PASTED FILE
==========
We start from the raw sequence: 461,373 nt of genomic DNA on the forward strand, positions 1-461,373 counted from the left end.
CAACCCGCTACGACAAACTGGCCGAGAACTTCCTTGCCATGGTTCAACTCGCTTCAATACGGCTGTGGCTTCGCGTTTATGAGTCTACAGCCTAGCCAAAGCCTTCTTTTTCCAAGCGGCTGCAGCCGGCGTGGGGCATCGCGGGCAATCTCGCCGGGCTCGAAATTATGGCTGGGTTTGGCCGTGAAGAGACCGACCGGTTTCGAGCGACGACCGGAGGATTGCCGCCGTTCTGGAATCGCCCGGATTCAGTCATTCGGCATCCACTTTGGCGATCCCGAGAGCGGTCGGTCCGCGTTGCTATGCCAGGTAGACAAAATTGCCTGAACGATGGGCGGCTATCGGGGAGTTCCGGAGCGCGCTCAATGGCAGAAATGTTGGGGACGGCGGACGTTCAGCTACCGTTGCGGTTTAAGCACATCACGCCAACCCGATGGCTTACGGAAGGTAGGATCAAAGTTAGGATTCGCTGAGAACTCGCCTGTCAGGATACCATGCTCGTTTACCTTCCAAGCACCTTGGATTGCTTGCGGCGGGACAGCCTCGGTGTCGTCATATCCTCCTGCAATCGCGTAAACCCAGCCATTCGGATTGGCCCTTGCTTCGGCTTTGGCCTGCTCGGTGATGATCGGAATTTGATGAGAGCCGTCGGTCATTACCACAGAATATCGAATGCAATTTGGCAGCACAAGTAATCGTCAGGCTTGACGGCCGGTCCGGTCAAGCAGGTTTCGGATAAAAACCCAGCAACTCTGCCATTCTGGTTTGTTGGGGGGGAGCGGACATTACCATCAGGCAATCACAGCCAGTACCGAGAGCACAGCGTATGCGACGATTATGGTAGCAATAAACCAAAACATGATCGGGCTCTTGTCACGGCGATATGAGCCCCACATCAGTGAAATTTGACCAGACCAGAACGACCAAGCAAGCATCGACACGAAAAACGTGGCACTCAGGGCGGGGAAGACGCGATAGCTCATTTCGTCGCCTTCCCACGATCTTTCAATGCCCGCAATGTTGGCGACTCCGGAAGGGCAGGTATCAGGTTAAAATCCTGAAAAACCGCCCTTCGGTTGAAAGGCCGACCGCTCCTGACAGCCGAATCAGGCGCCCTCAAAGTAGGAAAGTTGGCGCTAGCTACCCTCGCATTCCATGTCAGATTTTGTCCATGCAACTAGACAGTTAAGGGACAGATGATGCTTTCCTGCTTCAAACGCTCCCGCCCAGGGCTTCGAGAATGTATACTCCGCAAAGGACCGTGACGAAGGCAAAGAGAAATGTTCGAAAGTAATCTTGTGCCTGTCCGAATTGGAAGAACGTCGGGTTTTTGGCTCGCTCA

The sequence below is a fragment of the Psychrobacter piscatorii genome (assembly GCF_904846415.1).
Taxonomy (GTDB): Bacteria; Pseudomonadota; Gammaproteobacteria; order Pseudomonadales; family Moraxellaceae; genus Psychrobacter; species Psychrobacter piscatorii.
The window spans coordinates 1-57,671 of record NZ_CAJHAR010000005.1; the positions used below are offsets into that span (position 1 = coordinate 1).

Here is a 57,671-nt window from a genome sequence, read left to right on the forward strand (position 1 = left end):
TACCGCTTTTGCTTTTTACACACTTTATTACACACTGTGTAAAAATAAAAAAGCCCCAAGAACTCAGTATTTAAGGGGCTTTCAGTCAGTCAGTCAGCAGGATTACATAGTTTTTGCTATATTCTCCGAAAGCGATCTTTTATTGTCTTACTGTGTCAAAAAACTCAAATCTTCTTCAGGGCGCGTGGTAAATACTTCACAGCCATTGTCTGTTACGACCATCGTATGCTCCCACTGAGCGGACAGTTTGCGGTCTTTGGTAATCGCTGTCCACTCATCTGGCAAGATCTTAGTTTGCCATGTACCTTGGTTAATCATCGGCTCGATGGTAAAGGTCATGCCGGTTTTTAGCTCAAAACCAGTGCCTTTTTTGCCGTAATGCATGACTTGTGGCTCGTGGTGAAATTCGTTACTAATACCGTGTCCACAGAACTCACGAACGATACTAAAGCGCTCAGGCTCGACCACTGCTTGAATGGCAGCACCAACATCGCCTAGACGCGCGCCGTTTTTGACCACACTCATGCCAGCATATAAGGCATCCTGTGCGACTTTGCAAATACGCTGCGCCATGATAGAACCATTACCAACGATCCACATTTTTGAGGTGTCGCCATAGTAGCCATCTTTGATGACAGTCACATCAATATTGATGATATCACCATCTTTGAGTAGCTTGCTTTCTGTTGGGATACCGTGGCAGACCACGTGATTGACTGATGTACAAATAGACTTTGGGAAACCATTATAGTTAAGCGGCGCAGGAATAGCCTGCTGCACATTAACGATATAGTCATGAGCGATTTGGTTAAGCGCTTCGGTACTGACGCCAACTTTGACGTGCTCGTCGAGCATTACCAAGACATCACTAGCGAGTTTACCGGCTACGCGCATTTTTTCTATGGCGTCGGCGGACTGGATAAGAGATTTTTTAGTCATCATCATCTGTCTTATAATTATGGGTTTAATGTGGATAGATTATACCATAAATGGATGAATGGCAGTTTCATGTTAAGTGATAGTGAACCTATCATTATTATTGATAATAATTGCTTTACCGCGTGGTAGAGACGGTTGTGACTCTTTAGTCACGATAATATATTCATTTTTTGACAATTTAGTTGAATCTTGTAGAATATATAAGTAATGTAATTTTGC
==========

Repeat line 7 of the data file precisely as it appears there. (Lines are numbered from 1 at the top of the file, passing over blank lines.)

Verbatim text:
TACCGCTTTTGCTTTTTACACACTTTATTACACACTGTGTAAAAATAAAAAAGCCCCAAGAACTCAGTATTTAAGGGGCTTTCAGTCAGTCAGTCAGCAGGATTACATAGTTTTTGCTATATTCTCCGAAAGCGATCTTTTATTGTCTTACTGTGTCAAAAAACTCAAATCTTCTTCAGGGCGCGTGGTAAATACTTCACAGCCATTGTCTGTTACGACCATCGTATGCTCCCACTGAGCGGACAGTTTGCGGTCTTTGGTAATCGCTGTCCACTCATCTGGCAAGATCTTAGTTTGCCATGTACCTTGGTTAATCATCGGCTCGATGGTAAAGGTCATGCCGGTTTTTAGCTCAAAACCAGTGCCTTTTTTGCCGTAATGCATGACTTGTGGCTCGTGGTGAAATTCGTTACTAATACCGTGTCCACAGAACTCACGAACGATACTAAAGCGCTCAGGCTCGACCACTGCTTGAATGGCAGCACCAACATCGCCTAGACGCGCGCCGTTTTTGACCACACTCATGCCAGCATATAAGGCATCCTGTGCGACTTTGCAAATACGCTGCGCCATGATAGAACCATTACCAACGATCCACATTTTTGAGGTGTCGCCATAGTAGCCATCTTTGATGACAGTCACATCAATATTGATGATATCACCATCTTTGAGTAGCTTGCTTTCTGTTGGGATACCGTGGCAGACCACGTGATTGACTGATGTACAAATAGACTTTGGGAAACCATTATAGTTAAGCGGCGCAGGAATAGCCTGCTGCACATTAACGATATAGTCATGAGCGATTTGGTTAAGCGCTTCGGTACTGACGCCAACTTTGACGTGCTCGTCGAGCATTACCAAGACATCACTAGCGAGTTTACCGGCTACGCGCATTTTTTCTATGGCGTCGGCGGACTGGATAAGAGATTTTTTAGTCATCATCATCTGTCTTATAATTATGGGTTTAATGTGGATAGATTATACCATAAATGGATGAATGGCAGTTTCATGTTAAGTGATAGTGAACCTATCATTATTATTGATAATAATTGCTTTACCGCGTGGTAGAGACGGTTGTGACTCTTTAGTCACGATAATATATTCATTTTTTGACAATTTAGTTGAATCTTGTAGAATATATAAGTAATGTAATTTTGC